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The Journey: Writers Block

Posted by Rev. Daniel Christian on

I have heard of people who claim to have writer’s block, but I have never had it. I am not bragging, I just haven’t been blocked. That said, I have written things that are boring, trite, silly, embarrassing, things that would even make Jesus roll his eyes. I have written things that I don’t want anyone to know that I wrote. I have written feature length screenplays, short screenplays, essays, poetry, columns, sermons, speeches and lectures. I have been utterly joyful and profoundly uninspired.

Have I procrastinated in writing? Of course! I have cleaned and done laundry so many times just so I don’t have to sit down and write. A favorite procrastination strategy is that I get to a point and say, “wait… I need to do more research.” This is a classic procrastination technique and I highly recommend this one. It sounds good in your head.

I am reminded of a screenwriting seminar I taught once. A well-dressed woman in her 30’s took the class. She told everybody she was suffering from writer’s block. I asked her what she was working on and she confidently replied, “Oh I have never written anything, that is why I think I have writer’s block.” I told her that, “you first have to write, in order to get blocked.” The following week she came to class with a new $500 purse and was convinced this was going to motivate her to completion. As you have already guessed she wrote nothing; and was still convinced she had writer’s block. She set her eye on an even more expensive purchase and I am sure her life went on.

Sometimes when I am gritting my way through writing a sermon or a column I wonder about our biblical ancestors who wrote the Bible? Did they get blocked? Did they need to take seminars to give themselves permission to buy expensive presents?

I am preaching this Sunday on a letter from the Apostle Paul. I wonder if while writing the letter, was he secretly hoping to validate his need to get a new pair of sandals?

As I write this column I am having a side conversation with myself, “Am I doing this, just so I don’t have to write my sermon?” I think the answer is no, but I am not entirely sure.

I am reminded of the book 2 Corinthians which is located in the New Testament. It is written by the Apostle Paul. The last three chapters are known as the letter of tears. Paul has suffered devastating torment, humiliation and injustice. He sits down to write the letter to the people in the church at Corinth.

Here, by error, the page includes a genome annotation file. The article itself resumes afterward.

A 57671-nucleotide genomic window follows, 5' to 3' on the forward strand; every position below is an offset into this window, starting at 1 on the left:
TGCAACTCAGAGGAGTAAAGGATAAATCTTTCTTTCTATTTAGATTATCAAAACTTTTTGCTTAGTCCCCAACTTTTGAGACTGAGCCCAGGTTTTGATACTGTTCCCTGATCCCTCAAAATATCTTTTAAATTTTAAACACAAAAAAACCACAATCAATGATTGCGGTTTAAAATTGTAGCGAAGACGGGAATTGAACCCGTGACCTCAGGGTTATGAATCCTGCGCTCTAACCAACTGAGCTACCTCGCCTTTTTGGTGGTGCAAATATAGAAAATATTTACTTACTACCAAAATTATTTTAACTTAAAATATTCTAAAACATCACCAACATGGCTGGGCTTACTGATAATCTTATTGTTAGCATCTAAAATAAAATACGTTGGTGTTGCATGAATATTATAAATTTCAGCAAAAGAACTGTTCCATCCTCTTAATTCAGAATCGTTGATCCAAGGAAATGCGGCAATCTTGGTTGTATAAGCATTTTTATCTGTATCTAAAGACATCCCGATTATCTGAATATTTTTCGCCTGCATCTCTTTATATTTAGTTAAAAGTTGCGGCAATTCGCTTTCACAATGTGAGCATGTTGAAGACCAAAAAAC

In 2 Corinthians Paul has responded to deeply personal attacks on his character. He is preaching a message of inclusion and it has religious leaders angry enough that they are out to get him.
Paul says, “God’s grace comes first, you don’t have to do good deeds then God will love you. God already loves you.”

At first glance this may sound like splitting hairs; but the order is a seismic shift when it comes to opening your life to God. Since we live in California we speak earthquake. In earthquake language Paul’s message is a 9.0! That is why some people are out to get him.
Paul has traveled the Mediterranean spreading an open armed message of Jesus. Wherever he goes and gives his message some people come behind and undermine him. Finally, they attack him personally saying that he is ugly, stupid, dirty and dumb. Paul has lost almost everything.

He is lonely and brokenhearted. His hard work is being undone right before his eyes. With little left, his own people turn on him and become cruel.

They are saying horrible things about him. It isn’t much different than the bullying we see in the public square today.
Paul does not write of anger and bitterness as we might expect. Instead he writes of love, not revenge. He uses the Greek word, Agape. Which is a deep communal love. A love of restoration, kindness, healing and support. A love that can change and transform a broken person into a whole person.

At the end of Paul’s letter of tears, he writes, “live in peace, and the God of love and peace will be with you.”

The God of love and peace is what sets us free. God’s love is not an alternative or threat to human freedom, it is the source of human freedom. I will be forever grateful that Paul did not suffer from writer’s block.

Rev. Daniel Christian is the Pastor at First Presbyterian Church of Ukiah

 

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